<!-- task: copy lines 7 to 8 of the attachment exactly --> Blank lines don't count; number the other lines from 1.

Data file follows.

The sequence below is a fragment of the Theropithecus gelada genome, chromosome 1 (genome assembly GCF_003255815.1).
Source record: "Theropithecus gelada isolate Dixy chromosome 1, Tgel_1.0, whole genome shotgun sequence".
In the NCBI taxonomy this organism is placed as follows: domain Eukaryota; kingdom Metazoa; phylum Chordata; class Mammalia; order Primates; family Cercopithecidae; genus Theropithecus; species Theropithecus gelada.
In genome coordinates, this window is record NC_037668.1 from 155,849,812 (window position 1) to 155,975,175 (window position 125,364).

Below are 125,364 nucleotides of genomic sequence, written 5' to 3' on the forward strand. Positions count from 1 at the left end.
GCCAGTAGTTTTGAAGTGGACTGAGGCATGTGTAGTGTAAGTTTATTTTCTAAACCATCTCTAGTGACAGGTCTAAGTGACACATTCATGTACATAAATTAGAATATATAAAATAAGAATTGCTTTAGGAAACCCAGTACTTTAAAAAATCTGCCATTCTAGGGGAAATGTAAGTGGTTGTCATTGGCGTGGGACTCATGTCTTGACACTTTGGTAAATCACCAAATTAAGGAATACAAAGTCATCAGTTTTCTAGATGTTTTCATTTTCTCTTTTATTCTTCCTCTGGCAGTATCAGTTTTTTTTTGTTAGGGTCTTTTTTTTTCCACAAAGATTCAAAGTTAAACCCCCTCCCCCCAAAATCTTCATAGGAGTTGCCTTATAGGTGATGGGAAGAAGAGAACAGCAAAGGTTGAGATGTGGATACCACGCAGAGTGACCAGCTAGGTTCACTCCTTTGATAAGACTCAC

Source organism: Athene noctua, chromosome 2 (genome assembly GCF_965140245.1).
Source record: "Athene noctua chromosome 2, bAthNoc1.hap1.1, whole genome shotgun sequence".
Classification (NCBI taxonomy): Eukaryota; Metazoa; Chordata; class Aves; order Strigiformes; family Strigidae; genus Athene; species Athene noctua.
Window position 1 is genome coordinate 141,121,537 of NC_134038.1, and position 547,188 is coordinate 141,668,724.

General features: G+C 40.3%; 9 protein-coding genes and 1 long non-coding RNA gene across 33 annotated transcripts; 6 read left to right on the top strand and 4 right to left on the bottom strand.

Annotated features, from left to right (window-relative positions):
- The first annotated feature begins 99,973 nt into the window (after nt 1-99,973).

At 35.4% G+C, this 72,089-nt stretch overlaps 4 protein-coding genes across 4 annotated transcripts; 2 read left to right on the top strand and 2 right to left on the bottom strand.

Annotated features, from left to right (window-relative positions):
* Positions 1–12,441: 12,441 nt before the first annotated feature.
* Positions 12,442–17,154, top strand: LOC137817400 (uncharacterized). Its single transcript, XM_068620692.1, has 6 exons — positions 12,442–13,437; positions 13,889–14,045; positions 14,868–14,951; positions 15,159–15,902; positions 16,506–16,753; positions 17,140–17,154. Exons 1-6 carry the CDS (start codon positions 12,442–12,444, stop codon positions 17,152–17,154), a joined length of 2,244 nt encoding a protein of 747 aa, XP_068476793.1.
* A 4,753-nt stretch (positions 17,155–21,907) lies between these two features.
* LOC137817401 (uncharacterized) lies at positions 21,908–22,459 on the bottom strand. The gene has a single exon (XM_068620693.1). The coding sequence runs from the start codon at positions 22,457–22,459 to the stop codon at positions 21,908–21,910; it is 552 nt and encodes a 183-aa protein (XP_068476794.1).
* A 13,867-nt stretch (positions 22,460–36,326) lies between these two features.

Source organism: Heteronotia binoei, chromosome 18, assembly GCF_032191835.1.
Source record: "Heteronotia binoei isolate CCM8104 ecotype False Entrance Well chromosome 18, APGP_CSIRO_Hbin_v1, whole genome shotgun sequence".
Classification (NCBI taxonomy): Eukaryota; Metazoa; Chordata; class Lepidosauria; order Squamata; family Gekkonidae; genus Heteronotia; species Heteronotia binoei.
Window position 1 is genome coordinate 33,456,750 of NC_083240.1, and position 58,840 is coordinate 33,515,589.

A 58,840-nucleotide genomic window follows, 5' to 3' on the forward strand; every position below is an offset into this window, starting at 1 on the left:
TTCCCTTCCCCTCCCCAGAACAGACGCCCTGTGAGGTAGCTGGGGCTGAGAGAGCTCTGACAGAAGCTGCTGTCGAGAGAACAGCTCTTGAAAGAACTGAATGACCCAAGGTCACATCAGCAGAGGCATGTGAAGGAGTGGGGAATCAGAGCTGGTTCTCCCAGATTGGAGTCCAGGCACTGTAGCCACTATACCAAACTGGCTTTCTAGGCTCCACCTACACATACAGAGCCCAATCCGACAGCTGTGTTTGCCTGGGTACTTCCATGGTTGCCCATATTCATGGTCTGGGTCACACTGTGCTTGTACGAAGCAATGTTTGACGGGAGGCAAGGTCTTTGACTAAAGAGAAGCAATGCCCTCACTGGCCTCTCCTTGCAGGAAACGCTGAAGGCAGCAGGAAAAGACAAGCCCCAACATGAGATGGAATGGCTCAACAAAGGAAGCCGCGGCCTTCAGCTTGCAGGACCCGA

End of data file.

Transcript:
Source organism: Athene noctua, chromosome 2 (genome assembly GCF_965140245.1).
Source record: "Athene noctua chromosome 2, bAthNoc1.hap1.1, whole genome shotgun sequence".